Hospice in Springfield, IL

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Springfield Illinois Hospice Care: How to pay for Hospice Care, Licensing and Regulations, and Questions to ask

Springfield is the state capital of Illinois, but it feels just like a small town. Traffic is not bad, it’s easy to get around, and it’s walkable. You can get from one side of Springfield to the opposite side in 30 mins. Many subdivisions are quiet and the neighborhoods have great ratings with amazing school districts. Springfield is best known for being the home of our 16th President Abraham Lincoln and the place where President Barack Obama spent his early career in politics.

Signs it may be time to look into hospice care

  • Your loved one has made multiple trips to the emergency room. 
  • The condition continues to progress, affecting quality of life. 
  • The individual has been admitted to the hospital several times in the last year with the same or worsening symptoms. 
  • Does loved one wish to remain at home, rather than spend more time in the hospital. 
  • Your loved one has decided to stop receiving treatment.

What is Palliative care and respite care and how are they different from hospice?

Let’s discuss what makes them different:

Palliative Care

Palliative care refers to any care that alleviates symptoms, whether there is hope of a cure by other means or not. Both palliative care and hospice care are intended to provide comfort for the individual and family. This care focuses on easing pain and discomfort to help people have the highest possible quality of life. It is appropriate at any stage of life, not just end of life. 

Respite care

Taking care of a loved one who is terminally ill can be exhausting and emotionally draining for family members, and especially if family members are the caregivers. Respite care provides relief for those looking after the terminally ill individual. They may be checked into temporary hospice and provide a much needed break for family caregivers.

Hospice 

Hospice care is an option for people who have a life expectancy of six months or less. In place of ongoing curative measures, hospice involves palliative care (pain and symptom relief), enabling the individual to live their final days with purpose, grace, dignity, and support from family and staff. The purpose is for the individual to spend their final days in a comfortable, familiar environment, with their loved ones enabling them to focus their attention with help of staff. Some hospitals, nursing homes, and other health care facilities offer hospice care on-site – however, it is most often provided in the person’s home.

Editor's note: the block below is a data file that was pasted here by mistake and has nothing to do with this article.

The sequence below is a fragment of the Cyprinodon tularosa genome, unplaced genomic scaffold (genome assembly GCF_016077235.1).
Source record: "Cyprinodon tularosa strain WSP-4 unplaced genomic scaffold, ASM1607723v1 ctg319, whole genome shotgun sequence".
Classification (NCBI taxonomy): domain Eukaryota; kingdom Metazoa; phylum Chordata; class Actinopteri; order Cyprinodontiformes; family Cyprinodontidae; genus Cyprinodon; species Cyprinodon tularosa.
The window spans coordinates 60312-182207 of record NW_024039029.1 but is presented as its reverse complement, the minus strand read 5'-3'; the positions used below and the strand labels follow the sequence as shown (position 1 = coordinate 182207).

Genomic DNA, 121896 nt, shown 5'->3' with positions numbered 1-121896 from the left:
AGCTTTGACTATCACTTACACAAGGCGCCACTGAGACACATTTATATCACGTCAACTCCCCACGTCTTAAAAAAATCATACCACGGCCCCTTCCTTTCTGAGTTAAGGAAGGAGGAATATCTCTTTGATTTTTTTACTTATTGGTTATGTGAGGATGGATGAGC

About Hospice in Springfield

When it is time for hospice care, being in a safe and comfortable environment is the goal, surrounded by loved ones and familiar faces. Illinois hospice care is a concept of care, not a specific place of care. It is for those who have been living with a terminal illness or only recently received a serious diagnosis of six months or less life expectancy. This specific type of care is there to ease the burden of 24-hour care. It provides a respectful, comfortable care setting for your loved one’s final months and weeks or days. It is an option to consider and can be especially helpful for families, or those seniors without family to provide end-of-life care.

The Illinois Department of Public Health licenses and regulates hospice care agencies in the state and has rulemaking authority for hospice in the state. Regulations address requirements for hospices contracting with state Medicaid programs and the rules pertaining to patients.

Considerations when looking for care in Springfield

In Springfield, the summers are long, warm, and humid; the winters are short, freezing, snowy, and windy; and it is partly cloudy year round. Over the course of the year, the temperature typically varies from 21°F to 86°F and is rarely below 3°F or above 93°F.

As the largest city in central Illinois, with a population of 117,000, there are endless opportunities when seeking care and finding comfort in aging.

Cities Near Springfield

  • Rochester – 12 miles east of Springfield
  • Sherman – 12 miles north of Springfield
  • Curran – 10 miles west of Springfield
  • Chatham – 10 miles north of Springfield

How to pay for Hospice Care?

Medicare, private health insurance, and Medicaid (in 43 states) covers hospice care for patients who meet eligibility criteria.

Private insurance and veterans’ benefits may also cover hospice care under certain conditions. In addition, some hospice programs offer healthcare services on a sliding fee scale basis for patients with limited income and resources. To get help with your Medicare questions call 1-800-MEDICARE (1-800-633-4227) or visit www.medicare.gov. Additional information about how to pay for hospice care can be found at the Public Policy Institute of the AARP.